You wouldn’t think hot hatch handling could get much better than Mito, but then you climb into the Mini. A part of me wanted the Mini to get its arse kicked by the new metal but as soon as I turn-in to the first corner I realise it’s not going to happen. That go-kart analogy is not wasted here. Stroke the accelerator from idle and immediately an offbeat soundtrack bursts from those centre mounted tailpipes. It’s crackly, a bit bonkers, and loud as hell. The cabin resonates with more induction noise, turbo whistles and pops than a giant bag of Rice Krispies. Barrel into a corner, dive on the brakes and you find it takes a lot to unsettle this flat-as-a-pancake chassis. The steering response, despite electrical assistance, feels entirely mechanical, throttle response razor-like, with quick left-right darting motions felt directly in your forearms. The Mini is the chase car, then the overtaker, and finally the mightiest on the mountain. It casts the smallest shadow here, but dynamically it delivers up the biggest Cheshire cat grin of them all. Icy pass done on the up route and then retraced to make sure, we set our compass for a fast cruise to Tulbagh where lunch and respite from the icy winds beckons. It’s a good time to weigh the pros and cons of our fashionable charges.


The Mini Cooper S is superb, it’s the daddy. It’s also the priciest at R280 000. Our test unit has been specced up with another R45 000 in extras, which makes the even hotter John Cooper Works derivative look affordable. The Alfa and Citroën are both fantastic alternatives, with the DS3 upping the ante on style and practicality. It’s easy to live with and boasts the most cabin space here and that means you won’t be crushing the limbs of rear occupants. For a Citroën to mount such a convincing attack on Mini however speaks volumes about the quality of the French offering. Thing is, will the company’s after-sales service let them down as it has in the past? With a newly committed dealer network, I am going to give them the benefit of the doubt. While Italian styling means the Alfa is very pleasant on the eye, it’s under-the-skin changes make the difference here. With the award-winning new Multiair engine Alfa has extracted striking performance from its modest 1.4-litre lump. For a compact car the Mito feels very resolved. We loved our long-term unit and in Cloverleaf spec Alfa’s ironed out the issues, most notably the woolly gearbox. Older than DS3, newer than Mini – it’s the Goldilocks choice. The Alfa Mito is the one I’d park on my driveway. At R264 000 – R9 000 more than the French car, R16 000 less then the German Brit – it’s competitively priced and offers oodles of kit as standard to complement very capable dynamics. Throw in the kind of smouldering looks capable of melting the snow from these mountain peaks and the Mito’s case is solid.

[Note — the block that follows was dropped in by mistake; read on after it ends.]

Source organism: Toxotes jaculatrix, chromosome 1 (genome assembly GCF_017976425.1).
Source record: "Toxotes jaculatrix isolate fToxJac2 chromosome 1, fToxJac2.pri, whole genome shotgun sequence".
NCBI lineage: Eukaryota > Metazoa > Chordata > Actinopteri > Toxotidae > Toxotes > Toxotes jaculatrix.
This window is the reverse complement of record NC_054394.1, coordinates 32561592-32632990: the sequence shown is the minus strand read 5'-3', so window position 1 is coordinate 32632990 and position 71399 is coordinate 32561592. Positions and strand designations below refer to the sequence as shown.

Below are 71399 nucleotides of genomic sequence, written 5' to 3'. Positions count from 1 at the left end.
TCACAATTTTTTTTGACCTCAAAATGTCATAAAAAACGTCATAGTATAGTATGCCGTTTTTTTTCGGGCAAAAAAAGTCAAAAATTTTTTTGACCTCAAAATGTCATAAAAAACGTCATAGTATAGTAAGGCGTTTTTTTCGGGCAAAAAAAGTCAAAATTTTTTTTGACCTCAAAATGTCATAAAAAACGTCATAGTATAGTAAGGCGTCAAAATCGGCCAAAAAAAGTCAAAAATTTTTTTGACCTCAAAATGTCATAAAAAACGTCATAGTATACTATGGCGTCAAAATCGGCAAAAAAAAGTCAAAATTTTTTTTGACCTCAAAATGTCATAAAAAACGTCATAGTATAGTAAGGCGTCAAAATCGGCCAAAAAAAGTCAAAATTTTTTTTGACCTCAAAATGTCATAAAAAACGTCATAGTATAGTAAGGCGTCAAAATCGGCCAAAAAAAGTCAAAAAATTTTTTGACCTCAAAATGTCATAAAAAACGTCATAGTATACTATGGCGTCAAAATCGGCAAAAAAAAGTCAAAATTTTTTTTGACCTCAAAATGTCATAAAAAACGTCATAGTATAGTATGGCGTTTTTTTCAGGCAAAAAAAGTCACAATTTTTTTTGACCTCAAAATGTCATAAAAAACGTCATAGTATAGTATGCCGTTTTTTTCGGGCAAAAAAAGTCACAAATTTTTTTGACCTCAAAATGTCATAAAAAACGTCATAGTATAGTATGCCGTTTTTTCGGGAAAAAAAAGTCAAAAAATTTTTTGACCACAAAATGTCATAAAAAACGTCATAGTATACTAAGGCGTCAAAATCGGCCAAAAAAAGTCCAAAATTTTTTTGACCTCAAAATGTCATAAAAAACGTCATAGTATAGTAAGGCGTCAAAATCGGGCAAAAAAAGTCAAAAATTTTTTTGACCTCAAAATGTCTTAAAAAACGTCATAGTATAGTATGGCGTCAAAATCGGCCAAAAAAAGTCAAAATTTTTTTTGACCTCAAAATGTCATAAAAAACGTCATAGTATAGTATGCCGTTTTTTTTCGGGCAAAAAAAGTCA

Welcome to my corner of the automotive world! I'm Mandy Lawson, better known as mandla85, and I'm absolutely obsessed with everything related to cars and motorsports. You bet I'm interested if it has four wheels (or sometimes two!) and an engine. For me, cars aren't just a means of transportation; they're a passion, a lifestyle, and an endless source of fascination. I love diving into the world of automotive engineering and design, exploring the latest trends, and uncovering the stories behind the machines. Email / Facebook